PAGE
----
Archive for the ‘Experiences’ Category

Some incoming mails lost between Jan 9, 6pm and Jan 13, 11am

Tuesday, January 14th, 2014

On Monday morning we found out that large incoming mails (1 MBytes or larger) were dropped without leaving any error messages in our log files. These mails were lost between Thursday (Jan 9) evening 18:27 and Monday (Jan 13) morning 11:06. Some indicators (i.e. spam filter rules for this case) lead us to estimate the number of about 560 broken local deliveries to about 300 unique recipients.

If you expected e-mails with attachments close to 1 MB or larger within this time frame there is a high likelihood that they got lost. The only information we still have about these mails are sender, recipient and arrival date and time. If you were one of these recipients, please contact the sender to send it again.

You can check on this web page if mails you should have received were lost. You’ll have to log in with your D-PHYS account and will see sender (or mailing list) of and time when the lost mail arrived. Additionally we’ll inform all affected recipients individually, too.

The problem occured after one of the software updates on Thursday which brought stricter code checking, and is solved since Monday morning 11:06.

The issue was caused by a long standing and subtle programming error in the check which prevents bigger mails from being inspected closely by the main spam filter for performance reasons. It was only triggered upon local mail delivery, so mails sent from D-PHYS to outside D-PHYS were not affected. E-mails to D-PHYS mailing lists (or other mailing lists) with archive should be available in the according mailing list archives.

We’re truly sorry for any inconvenience this may have caused and have already taken measures so that similar issues won’t result in mail loss from now on.

Update: it happens to the best of us: Gmail for iOS bug might cause data loss

Notes on warranty (Garantie vs. Gewährleistung)

Tuesday, February 19th, 2013

This post might help to clarify some questions related to the warranty conditions of new hardware. It is the result of internal inquiries we performed in reply to customer requests. Skip if you’re not interested.

Switzerland, like other European countries, knows two forms of liability a vendor has to/can offer to clients of its hardware products: Gewährleistung and Garantie.

  • Gewährleistung is mandated by law and covers basic liability if a piece of hardware fails. In Switzerland, Gewährleistung was just extended from 12 to 24 months on Jan 1st, 2013. This means that for the first two years, any defect whose cause was already present at the time of purchase has to be covered by the vendor. As you can probably guess, the part in italic can be the crucial one.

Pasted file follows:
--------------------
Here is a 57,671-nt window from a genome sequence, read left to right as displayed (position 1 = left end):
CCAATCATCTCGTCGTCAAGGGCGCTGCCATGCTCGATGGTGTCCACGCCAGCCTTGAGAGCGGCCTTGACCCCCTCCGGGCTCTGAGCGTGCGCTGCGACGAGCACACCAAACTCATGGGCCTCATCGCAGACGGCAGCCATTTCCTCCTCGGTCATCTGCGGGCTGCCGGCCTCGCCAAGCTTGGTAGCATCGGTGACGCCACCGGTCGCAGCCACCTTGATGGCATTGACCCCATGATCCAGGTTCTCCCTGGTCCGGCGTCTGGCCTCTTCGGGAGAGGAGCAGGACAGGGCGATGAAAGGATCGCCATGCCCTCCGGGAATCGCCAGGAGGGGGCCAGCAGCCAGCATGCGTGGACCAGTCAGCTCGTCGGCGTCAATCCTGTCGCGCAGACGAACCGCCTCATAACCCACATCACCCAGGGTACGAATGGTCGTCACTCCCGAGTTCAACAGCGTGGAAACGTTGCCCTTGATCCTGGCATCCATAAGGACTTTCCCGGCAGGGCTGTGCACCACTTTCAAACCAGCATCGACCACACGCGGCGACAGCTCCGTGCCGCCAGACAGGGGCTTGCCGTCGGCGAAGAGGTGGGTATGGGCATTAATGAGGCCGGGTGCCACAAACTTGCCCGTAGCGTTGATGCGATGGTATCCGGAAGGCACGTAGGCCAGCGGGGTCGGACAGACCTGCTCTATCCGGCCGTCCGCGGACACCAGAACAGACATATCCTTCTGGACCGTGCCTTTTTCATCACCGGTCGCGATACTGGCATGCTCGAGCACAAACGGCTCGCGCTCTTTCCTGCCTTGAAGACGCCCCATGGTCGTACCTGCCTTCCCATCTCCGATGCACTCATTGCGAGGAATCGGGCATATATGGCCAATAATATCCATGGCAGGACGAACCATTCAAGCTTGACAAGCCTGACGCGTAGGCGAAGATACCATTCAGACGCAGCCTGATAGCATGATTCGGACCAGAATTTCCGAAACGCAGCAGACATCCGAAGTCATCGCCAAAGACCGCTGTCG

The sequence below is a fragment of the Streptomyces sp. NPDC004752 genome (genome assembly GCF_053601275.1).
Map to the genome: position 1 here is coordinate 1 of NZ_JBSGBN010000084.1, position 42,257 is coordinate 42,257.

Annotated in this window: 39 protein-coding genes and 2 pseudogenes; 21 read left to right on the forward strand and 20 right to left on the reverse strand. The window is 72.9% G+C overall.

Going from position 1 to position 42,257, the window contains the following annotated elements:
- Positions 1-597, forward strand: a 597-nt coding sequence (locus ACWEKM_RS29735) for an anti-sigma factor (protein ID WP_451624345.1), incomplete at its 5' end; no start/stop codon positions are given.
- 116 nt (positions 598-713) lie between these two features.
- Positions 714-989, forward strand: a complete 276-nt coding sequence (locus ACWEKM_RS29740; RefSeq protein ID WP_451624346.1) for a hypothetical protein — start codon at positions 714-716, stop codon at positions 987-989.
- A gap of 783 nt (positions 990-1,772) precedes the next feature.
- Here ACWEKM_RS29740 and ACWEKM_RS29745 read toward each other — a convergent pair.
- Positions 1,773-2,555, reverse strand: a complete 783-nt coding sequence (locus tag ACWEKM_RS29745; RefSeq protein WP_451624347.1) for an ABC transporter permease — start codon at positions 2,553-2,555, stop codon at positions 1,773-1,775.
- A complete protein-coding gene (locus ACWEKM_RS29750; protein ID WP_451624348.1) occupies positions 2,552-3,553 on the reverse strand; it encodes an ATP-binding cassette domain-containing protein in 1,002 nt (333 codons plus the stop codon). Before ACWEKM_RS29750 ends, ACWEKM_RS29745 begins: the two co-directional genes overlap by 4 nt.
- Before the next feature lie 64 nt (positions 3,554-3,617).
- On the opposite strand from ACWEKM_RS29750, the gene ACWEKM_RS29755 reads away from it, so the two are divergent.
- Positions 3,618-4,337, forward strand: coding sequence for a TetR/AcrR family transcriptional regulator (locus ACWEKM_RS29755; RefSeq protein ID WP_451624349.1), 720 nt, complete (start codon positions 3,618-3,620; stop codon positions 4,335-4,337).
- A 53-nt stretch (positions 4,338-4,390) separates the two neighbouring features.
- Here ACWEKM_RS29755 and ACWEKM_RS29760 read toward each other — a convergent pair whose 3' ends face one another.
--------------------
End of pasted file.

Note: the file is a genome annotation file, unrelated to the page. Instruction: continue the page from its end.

• Garantie is a voluntary service offered by most, but not all vendors. Its conditions can be pretty freely chosen by the vendor, unlike Gewährleistung where the terms are given by law. Garantie can cover a wider range of defects and it can also be a service you have to pay for.

Now how does this matter to you? Let’s take a current real life example: you’d like to buy a new Apple MacBook Pro 13″. Right now, you have a number of interesting options:

  • Neptun: CHF 1305.-, 2 years of Gewährleistung (by law), 3 years of Apple Garantie (price of Apple Care included)
  • Dataquest: CHF 1240.-, 2 years of Gewährleistung (by law), 2 years of Dataquest Garantie. Additionally, you can pay CHF 99.- for a third year of Dataquest Garantie.
  • Apple EDU Store: CHF 1268.-, 2 years of Gewährleistung (by law), 1 year of Apple Garantie. Additionally, you can pay CHF 210.- for another 2 years of Apple Garantie. IDES offers the same to ETH employees for CHF 195.-

It’s hard to tell if the conditions of the additional Garantie are really more accommodating than those of the mandatory Gewährleistung. Wear parts like the battery for example are typically covered by neither. Harddisks on the other hand (most common failing part in a laptop) should be covered by both. In the end the best option will also depend on your usage pattern and the expected life time of your device. Regardless of the type of warranty you have, you should always report any problem you’d like to get fixed as soon as possible.

Apple warranty conditions
Computer World article

The Art of Scaling

Thursday, April 19th, 2012

Note: this is a purely anecdotal posting about our struggles with some performance bottlenecks in the last few months. If you’re not interested in such background information, just skip.

You might have noticed that since about January 2012 using our file and mail servers hasn’t been as smooth as usual. This posting will give you some background information concerning the challenges we encountered and why it took so long to fix them. Let’s begin with the file server.